Monday, September 26, 2005

"Censorship" and "Accountability"

I was reading Mark Rittman's blog on "UKOUG, Oaktable and Blogging Confidentiality" as well Niall Litchfield's "Confidentiality and Blogging" and Tom Kyte's Off-Record entries and some of the comments made to those blog entries touched on the issues of "Accountability" and "Censorship" as it relates to publishers and authors.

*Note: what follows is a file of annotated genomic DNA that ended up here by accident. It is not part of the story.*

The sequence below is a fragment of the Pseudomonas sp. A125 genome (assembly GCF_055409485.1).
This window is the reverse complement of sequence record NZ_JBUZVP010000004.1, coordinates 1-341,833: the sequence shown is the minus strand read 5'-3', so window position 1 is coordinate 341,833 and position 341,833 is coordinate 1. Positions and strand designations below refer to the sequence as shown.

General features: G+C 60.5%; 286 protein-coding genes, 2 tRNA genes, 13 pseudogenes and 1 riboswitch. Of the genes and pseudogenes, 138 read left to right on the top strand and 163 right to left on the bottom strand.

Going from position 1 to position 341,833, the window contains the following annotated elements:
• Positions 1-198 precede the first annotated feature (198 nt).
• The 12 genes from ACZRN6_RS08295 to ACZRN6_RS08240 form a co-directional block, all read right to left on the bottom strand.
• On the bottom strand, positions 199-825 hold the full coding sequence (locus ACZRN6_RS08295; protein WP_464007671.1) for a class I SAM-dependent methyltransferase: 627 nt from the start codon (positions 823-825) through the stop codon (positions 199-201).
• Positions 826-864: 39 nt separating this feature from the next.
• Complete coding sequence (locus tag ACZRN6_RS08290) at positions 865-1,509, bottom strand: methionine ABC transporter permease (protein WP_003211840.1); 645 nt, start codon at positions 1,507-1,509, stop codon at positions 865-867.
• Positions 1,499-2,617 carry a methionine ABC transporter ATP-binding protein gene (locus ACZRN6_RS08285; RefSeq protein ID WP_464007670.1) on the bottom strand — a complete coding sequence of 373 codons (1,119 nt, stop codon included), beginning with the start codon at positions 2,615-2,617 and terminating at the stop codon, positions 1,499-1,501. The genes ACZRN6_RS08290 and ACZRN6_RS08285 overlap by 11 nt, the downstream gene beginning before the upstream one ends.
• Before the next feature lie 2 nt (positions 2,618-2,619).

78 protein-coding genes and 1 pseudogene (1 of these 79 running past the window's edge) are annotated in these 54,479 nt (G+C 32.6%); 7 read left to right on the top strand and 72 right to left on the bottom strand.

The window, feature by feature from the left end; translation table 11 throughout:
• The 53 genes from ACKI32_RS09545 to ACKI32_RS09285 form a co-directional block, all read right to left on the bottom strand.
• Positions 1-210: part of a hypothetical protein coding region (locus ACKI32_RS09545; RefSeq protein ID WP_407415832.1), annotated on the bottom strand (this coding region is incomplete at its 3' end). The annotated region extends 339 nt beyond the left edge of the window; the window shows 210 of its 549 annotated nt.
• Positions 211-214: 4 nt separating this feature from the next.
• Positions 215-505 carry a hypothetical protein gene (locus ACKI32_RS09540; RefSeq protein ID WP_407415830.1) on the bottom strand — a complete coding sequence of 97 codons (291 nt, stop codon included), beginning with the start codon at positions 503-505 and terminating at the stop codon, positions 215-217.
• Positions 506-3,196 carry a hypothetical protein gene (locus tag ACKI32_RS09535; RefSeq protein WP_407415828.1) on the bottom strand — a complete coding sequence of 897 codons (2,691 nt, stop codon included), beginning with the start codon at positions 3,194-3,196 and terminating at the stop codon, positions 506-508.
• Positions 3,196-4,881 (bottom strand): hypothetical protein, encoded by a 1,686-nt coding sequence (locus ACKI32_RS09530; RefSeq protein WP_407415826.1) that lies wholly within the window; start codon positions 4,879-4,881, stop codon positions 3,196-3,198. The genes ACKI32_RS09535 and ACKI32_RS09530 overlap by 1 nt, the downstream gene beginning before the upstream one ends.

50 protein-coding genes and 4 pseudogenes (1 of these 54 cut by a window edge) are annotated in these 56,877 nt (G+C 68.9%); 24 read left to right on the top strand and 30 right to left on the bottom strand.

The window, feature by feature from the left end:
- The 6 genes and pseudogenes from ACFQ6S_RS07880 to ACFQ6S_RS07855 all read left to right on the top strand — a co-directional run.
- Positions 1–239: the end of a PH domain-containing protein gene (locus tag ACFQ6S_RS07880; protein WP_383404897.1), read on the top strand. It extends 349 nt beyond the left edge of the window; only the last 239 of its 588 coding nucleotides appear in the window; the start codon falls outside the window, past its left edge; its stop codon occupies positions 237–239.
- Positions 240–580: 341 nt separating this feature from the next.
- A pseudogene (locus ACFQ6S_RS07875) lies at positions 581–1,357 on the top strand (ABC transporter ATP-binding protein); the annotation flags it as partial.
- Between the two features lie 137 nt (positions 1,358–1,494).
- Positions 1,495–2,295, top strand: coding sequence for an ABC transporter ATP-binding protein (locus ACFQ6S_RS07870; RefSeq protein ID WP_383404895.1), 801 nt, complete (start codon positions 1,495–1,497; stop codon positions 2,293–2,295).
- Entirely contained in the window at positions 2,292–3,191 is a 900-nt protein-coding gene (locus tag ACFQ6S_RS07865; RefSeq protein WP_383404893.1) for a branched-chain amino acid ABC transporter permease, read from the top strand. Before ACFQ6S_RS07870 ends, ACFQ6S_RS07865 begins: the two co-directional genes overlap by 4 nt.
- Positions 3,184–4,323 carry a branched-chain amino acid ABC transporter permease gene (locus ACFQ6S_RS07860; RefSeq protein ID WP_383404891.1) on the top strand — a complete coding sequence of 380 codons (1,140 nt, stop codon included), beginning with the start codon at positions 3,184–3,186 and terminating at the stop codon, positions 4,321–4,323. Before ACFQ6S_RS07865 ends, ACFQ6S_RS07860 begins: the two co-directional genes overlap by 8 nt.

Do you as a reader have a trust that the publisher will provide quality, correct and factual information on articles that they published? In the event of an opinion piece, that the publishers allows for the pros and cons debate to happen with minimal censorship? Minimal censorship in terms of editing/deleting comments that are personal attacks but keeping the contents relating to the debate intact. For example, the recent Burleson's article on "Undocumented Parameters to Supersize your SGA" led to very heated discussion between various folks including Tom Kyte, Jonathan Lewis, Don Burleson & Mike Ault amongst others. The article itself was edited a couple of times so that it is almost different from the original article but still "useless" (IMHO) BUT with no indications as to what was corrected/edited. Because SearchOracle did not provide a forum for discussing said article, Tom and others facilitate that by creating their own blog entries on the subject. This lead to a number of exchanges between various supporters of Burleson and Kyte which sometimes degenerated into personal attacks. Tom as a result subsequently get anonymous postings questioning his creditials and other childish nonsense.